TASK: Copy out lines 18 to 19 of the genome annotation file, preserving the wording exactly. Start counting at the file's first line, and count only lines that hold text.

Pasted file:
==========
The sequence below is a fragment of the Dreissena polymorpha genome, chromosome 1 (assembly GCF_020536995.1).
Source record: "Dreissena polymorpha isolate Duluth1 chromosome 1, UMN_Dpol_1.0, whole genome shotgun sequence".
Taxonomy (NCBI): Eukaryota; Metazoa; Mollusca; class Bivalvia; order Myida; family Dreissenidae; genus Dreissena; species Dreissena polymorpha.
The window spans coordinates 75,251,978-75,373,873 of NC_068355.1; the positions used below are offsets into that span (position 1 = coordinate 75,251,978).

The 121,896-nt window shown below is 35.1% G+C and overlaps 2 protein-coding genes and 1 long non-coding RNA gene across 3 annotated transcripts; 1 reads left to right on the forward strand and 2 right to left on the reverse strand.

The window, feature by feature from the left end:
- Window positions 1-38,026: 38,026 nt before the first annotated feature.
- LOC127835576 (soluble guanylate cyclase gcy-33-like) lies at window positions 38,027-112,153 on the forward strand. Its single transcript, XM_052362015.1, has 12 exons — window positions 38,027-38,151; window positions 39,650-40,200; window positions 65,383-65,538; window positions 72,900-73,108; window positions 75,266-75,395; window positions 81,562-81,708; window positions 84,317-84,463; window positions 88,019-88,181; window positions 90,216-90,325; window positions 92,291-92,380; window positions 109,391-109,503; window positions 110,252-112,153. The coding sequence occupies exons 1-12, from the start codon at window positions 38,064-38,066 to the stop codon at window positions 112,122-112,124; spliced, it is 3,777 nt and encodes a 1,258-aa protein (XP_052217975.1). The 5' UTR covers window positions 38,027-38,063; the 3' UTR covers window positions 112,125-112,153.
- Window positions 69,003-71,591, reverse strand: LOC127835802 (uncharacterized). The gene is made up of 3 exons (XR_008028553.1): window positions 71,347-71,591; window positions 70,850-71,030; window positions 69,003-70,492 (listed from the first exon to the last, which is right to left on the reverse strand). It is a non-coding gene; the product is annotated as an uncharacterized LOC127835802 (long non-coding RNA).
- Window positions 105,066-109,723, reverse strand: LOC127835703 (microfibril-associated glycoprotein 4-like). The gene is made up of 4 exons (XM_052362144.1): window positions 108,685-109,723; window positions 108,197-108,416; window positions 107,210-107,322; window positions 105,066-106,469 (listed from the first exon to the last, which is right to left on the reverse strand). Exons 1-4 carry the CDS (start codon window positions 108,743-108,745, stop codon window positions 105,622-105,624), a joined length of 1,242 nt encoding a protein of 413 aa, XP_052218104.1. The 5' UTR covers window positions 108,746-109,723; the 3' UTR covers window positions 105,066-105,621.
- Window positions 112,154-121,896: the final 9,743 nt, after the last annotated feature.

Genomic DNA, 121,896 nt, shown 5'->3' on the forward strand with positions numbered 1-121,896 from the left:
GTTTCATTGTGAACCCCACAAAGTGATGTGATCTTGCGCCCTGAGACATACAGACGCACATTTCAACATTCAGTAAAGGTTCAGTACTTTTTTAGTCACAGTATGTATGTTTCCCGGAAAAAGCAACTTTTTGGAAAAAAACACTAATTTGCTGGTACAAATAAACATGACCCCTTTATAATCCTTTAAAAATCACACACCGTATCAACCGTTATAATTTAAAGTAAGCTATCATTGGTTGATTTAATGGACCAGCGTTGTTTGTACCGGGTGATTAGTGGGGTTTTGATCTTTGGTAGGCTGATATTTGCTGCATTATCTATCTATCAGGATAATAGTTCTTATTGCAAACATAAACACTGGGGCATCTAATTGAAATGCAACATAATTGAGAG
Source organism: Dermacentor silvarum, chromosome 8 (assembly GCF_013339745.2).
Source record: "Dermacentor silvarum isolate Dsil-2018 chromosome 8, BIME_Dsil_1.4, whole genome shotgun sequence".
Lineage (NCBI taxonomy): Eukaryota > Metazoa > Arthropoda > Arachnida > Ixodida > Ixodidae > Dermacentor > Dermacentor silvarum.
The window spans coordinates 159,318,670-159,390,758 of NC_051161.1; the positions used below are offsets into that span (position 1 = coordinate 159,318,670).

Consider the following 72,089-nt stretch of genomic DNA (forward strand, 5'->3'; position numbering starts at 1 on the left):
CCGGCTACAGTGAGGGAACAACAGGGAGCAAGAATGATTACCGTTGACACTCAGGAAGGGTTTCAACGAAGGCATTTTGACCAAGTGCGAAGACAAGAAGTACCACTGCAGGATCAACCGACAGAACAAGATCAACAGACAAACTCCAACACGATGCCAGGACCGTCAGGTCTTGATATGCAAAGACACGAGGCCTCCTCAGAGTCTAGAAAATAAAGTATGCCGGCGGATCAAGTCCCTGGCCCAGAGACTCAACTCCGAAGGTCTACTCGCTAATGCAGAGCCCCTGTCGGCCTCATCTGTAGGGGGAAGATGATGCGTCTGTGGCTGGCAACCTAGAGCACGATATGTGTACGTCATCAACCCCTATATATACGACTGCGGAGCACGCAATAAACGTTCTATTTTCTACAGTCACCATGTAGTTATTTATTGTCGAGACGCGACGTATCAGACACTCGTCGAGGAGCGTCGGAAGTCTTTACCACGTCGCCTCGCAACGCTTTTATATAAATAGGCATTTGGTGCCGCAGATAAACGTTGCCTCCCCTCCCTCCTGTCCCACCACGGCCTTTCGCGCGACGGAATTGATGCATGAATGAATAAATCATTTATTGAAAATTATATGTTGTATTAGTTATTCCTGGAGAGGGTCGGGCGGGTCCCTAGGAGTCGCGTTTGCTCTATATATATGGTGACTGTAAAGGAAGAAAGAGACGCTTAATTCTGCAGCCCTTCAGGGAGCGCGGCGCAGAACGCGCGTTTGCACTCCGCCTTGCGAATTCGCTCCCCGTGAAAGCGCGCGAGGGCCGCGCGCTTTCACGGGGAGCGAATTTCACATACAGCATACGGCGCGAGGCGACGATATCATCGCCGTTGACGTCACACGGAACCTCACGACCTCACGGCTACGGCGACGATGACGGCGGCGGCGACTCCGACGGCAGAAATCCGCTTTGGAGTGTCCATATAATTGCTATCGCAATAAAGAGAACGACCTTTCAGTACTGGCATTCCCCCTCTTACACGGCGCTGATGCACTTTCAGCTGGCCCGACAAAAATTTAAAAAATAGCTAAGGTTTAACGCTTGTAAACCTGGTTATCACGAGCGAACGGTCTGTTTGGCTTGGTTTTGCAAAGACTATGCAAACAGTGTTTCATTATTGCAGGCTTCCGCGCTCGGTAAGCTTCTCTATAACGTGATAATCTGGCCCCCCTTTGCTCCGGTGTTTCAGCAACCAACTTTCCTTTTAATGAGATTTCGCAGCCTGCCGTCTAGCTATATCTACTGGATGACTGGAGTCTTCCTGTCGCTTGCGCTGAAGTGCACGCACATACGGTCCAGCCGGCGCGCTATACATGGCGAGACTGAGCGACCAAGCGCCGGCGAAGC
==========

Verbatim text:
Consider the following 72,089-nt stretch of genomic DNA (forward strand, 5'->3'; position numbering starts at 1 on the left):
CCGGCTACAGTGAGGGAACAACAGGGAGCAAGAATGATTACCGTTGACACTCAGGAAGGGTTTCAACGAAGGCATTTTGACCAAGTGCGAAGACAAGAAGTACCACTGCAGGATCAACCGACAGAACAAGATCAACAGACAAACTCCAACACGATGCCAGGACCGTCAGGTCTTGATATGCAAAGACACGAGGCCTCCTCAGAGTCTAGAAAATAAAGTATGCCGGCGGATCAAGTCCCTGGCCCAGAGACTCAACTCCGAAGGTCTACTCGCTAATGCAGAGCCCCTGTCGGCCTCATCTGTAGGGGGAAGATGATGCGTCTGTGGCTGGCAACCTAGAGCACGATATGTGTACGTCATCAACCCCTATATATACGACTGCGGAGCACGCAATAAACGTTCTATTTTCTACAGTCACCATGTAGTTATTTATTGTCGAGACGCGACGTATCAGACACTCGTCGAGGAGCGTCGGAAGTCTTTACCACGTCGCCTCGCAACGCTTTTATATAAATAGGCATTTGGTGCCGCAGATAAACGTTGCCTCCCCTCCCTCCTGTCCCACCACGGCCTTTCGCGCGACGGAATTGATGCATGAATGAATAAATCATTTATTGAAAATTATATGTTGTATTAGTTATTCCTGGAGAGGGTCGGGCGGGTCCCTAGGAGTCGCGTTTGCTCTATATATATGGTGACTGTAAAGGAAGAAAGAGACGCTTAATTCTGCAGCCCTTCAGGGAGCGCGGCGCAGAACGCGCGTTTGCACTCCGCCTTGCGAATTCGCTCCCCGTGAAAGCGCGCGAGGGCCGCGCGCTTTCACGGGGAGCGAATTTCACATACAGCATACGGCGCGAGGCGACGATATCATCGCCGTTGACGTCACACGGAACCTCACGACCTCACGGCTACGGCGACGATGACGGCGGCGGCGACTCCGACGGCAGAAATCCGCTTTGGAGTGTCCATATAATTGCTATCGCAATAAAGAGAACGACCTTTCAGTACTGGCATTCCCCCTCTTACACGGCGCTGATGCACTTTCAGCTGGCCCGACAAAAATTTAAAAAATAGCTAAGGTTTAACGCTTGTAAACCTGGTTATCACGAGCGAACGGTCTGTTTGGCTTGGTTTTGCAAAGACTATGCAAACAGTGTTTCATTATTGCAGGCTTCCGCGCTCGGTAAGCTTCTCTATAACGTGATAATCTGGCCCCCCTTTGCTCCGGTGTTTCAGCAACCAACTTTCCTTTTAATGAGATTTCGCAGCCTGCCGTCTAGCTATATCTACTGGATGACTGGAGTCTTCCTGTCGCTTGCGCTGAAGTGCACGCACATACGGTCCAGCCGGCGCGCTATACATGGCGAGACTGAGCGACCAAGCGCCGGCGAAGC